FLYING will be cheaper for last-minute travelers this week. Discount fares for those who can book ahead will also be lower - though seats may be harder to find.
The reason is a major price restructuring detailed in a $20 million ad campaign by American Airlines, the nation's largest carrier. United and Delta, the industry's two other giants, moved quickly to match the price shifts.
The confusing maze of air fares has long been a source of passenger frustration. Regular coach fares have shot up at twice the rate of inflation over the last decade. A full 94 percent of all air travelers buy discount tickets with cumbersome rules requiring advance purchases and Saturday-night stopovers. Some ask about regular coach fares, such as the $854 round-trip ticket price between New York and Chicago, in effect until yesterday, but usually just for laughs.
The American-led price shift, announced just before the peak summer travel season, comes at a moment when economists are beginning to talk about the end of the recession, but at a particularly tough economic juncture for most airlines. Traffic is up slightly since the end of the Gulf war, but dollar losses continue.
American Airlines chairman Robert Crandall says the airline pricing system is "broke" and that he is trying to simplify it and make it fairer. Coach fares, for instance, go down this week by an average of 38 percent. Nonrefundable discount tickets, in a plan similar to one tried in recent months by USAir, could be rescheduled for a later trip for a $25 service fee. The charge would also apply to refunds sought on regular tickets. All special corporate and group discounts would be canceled. Only 21-day an d 7-day advance purchase discounts remain.
The aim is to get more people flying - at the highest fare they are willing to pay. American says it expects to lose $100 million in the current quarter but eventually to pick up as much as $350 million more a year.
"I think it's a very bold and risky move; it may be too much too fast," says Lee Howard, president of Airline Economics Inc., an organization that closely tracks economic trends within the industry. "But certainly the concept is a sound one. It's a move in the right direction."
"In the early stages it's going to be tough ... [but] if the economy kicks in, it will work very well," comments Edward Starkman, an airline analyst with Paine Webber Inc.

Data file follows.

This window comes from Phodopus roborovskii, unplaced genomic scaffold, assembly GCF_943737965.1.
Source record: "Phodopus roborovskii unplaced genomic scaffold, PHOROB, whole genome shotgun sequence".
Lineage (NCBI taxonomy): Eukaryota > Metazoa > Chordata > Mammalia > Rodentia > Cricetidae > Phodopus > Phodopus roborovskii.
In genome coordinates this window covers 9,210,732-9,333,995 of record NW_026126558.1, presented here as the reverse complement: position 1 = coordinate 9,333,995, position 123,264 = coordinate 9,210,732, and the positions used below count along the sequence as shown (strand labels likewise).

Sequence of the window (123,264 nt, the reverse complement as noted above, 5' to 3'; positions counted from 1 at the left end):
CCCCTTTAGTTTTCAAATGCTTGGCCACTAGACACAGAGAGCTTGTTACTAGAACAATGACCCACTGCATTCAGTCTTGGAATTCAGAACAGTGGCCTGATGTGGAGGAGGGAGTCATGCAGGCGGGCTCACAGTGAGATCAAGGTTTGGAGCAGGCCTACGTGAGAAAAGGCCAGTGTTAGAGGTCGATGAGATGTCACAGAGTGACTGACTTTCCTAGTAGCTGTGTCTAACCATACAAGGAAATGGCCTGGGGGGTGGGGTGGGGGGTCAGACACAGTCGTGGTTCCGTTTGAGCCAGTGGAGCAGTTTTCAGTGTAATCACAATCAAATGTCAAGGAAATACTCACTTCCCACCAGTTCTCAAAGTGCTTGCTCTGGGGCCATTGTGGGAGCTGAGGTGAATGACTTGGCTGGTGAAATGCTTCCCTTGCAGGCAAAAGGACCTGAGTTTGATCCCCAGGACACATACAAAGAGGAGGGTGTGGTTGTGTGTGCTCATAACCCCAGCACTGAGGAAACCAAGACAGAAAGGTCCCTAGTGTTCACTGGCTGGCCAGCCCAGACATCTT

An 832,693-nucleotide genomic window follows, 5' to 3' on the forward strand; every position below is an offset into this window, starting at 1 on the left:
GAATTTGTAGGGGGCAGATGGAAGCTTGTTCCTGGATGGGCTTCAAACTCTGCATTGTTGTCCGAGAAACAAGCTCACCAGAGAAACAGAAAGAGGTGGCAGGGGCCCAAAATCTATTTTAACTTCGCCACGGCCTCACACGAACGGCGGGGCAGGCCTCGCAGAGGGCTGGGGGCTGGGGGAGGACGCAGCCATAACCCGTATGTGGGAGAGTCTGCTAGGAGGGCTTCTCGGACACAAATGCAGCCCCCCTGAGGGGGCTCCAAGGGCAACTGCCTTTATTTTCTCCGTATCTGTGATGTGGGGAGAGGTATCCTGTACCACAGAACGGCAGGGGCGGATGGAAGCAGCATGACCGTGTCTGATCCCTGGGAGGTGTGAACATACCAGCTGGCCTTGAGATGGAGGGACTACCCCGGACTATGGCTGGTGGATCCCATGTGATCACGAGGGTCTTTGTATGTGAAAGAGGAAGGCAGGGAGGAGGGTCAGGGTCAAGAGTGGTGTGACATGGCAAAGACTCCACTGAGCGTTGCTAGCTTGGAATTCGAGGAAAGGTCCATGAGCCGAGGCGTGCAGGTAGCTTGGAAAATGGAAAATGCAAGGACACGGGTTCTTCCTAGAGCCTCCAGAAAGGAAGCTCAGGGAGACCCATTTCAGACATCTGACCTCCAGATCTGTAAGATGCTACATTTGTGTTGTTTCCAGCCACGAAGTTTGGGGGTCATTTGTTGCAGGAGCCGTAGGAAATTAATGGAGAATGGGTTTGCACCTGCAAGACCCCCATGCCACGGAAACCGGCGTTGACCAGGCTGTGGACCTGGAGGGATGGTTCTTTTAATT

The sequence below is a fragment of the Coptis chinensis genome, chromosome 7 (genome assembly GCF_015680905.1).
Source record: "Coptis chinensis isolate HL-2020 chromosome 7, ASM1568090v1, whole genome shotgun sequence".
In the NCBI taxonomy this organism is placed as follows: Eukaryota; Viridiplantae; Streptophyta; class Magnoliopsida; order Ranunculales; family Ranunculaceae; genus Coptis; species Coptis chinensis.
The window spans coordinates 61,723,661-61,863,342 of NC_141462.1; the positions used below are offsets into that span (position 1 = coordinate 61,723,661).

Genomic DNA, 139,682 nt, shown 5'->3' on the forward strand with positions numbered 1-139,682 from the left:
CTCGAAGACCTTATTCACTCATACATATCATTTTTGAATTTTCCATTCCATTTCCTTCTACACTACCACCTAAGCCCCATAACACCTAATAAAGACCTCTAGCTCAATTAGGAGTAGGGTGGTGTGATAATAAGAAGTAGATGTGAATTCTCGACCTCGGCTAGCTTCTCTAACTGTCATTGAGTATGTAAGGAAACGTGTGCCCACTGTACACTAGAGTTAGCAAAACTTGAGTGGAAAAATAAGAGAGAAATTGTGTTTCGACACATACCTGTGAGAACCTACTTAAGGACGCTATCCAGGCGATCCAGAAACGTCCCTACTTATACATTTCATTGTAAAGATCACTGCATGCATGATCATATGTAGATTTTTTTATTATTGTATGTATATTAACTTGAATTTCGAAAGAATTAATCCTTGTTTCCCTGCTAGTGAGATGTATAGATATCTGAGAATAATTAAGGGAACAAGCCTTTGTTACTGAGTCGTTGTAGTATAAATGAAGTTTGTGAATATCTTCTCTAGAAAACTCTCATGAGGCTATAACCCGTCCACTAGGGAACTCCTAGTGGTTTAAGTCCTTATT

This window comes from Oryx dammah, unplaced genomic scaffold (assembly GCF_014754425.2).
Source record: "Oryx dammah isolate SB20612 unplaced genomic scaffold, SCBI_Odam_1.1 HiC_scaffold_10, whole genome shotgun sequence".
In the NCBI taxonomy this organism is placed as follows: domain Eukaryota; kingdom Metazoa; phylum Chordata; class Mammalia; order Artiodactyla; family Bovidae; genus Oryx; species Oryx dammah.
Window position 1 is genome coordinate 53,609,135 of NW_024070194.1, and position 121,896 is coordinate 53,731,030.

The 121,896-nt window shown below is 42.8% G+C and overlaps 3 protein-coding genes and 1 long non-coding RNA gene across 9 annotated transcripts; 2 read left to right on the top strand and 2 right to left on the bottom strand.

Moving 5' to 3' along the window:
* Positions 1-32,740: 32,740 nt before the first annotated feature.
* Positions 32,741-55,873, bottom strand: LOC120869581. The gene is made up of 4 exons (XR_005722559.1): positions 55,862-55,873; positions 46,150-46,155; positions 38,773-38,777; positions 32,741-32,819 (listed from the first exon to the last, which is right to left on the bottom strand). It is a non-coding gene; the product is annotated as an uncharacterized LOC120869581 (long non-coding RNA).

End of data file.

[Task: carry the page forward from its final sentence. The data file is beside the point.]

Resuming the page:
Not all airlines have moved to follow American's lead. TWA, one of three airlines now operating under Chapter 11 bankrupcy protection, announced its own set of deeper price cuts on April 12.
Several previous attempts by American to revamp the pricing system failed as carriers on the financial edge opted for price wars to raise needed cash. Most analysts say the industry is now so consolidated that most airlines will have little choice but to go along. "It's kind of a fait accompli," says Mr. Starkman.
American may readjust prices to remain competitive, says Mr. Crandall, but the restructuring is "permanent."
The working theory behind the plan is that a growing number of business travelers will choose the freedom of the more reasonable coach fares over the many restrictions of lower discount fares. With that increase in demand, fewer deep discount seats would be available.
"I think this is probably going to be better for business travelers and worse for some vacation travelers," notes Paul Dempsey, director of the transportation law program at the University of Denver. "But it will be better for the American public overall. It's going to be easier to comparison shop."
Some veteran airline watchers, however, are skeptical that such a deep slice will hold. "How many fares will there be in the system a month from now?" asks Con Hitchcock, a lawyer who watches transportation issues for Ralph Nader's group, Public Citizen.
One strong industry trend that American's new pricing move could indirectly accelerate is toward fewer and fewer carriers. In 1978, before deregulation, there were 36 US airlines. Today there are closer to a half dozen, and the top three carriers have 55 percent of the market.
"The tragedy is that the industry is already much more concentrated than it ever has been," says Denver's Paul Dempsey. "This is the exact opposite of what Congress was promised under deregulation. I think we need a major correction."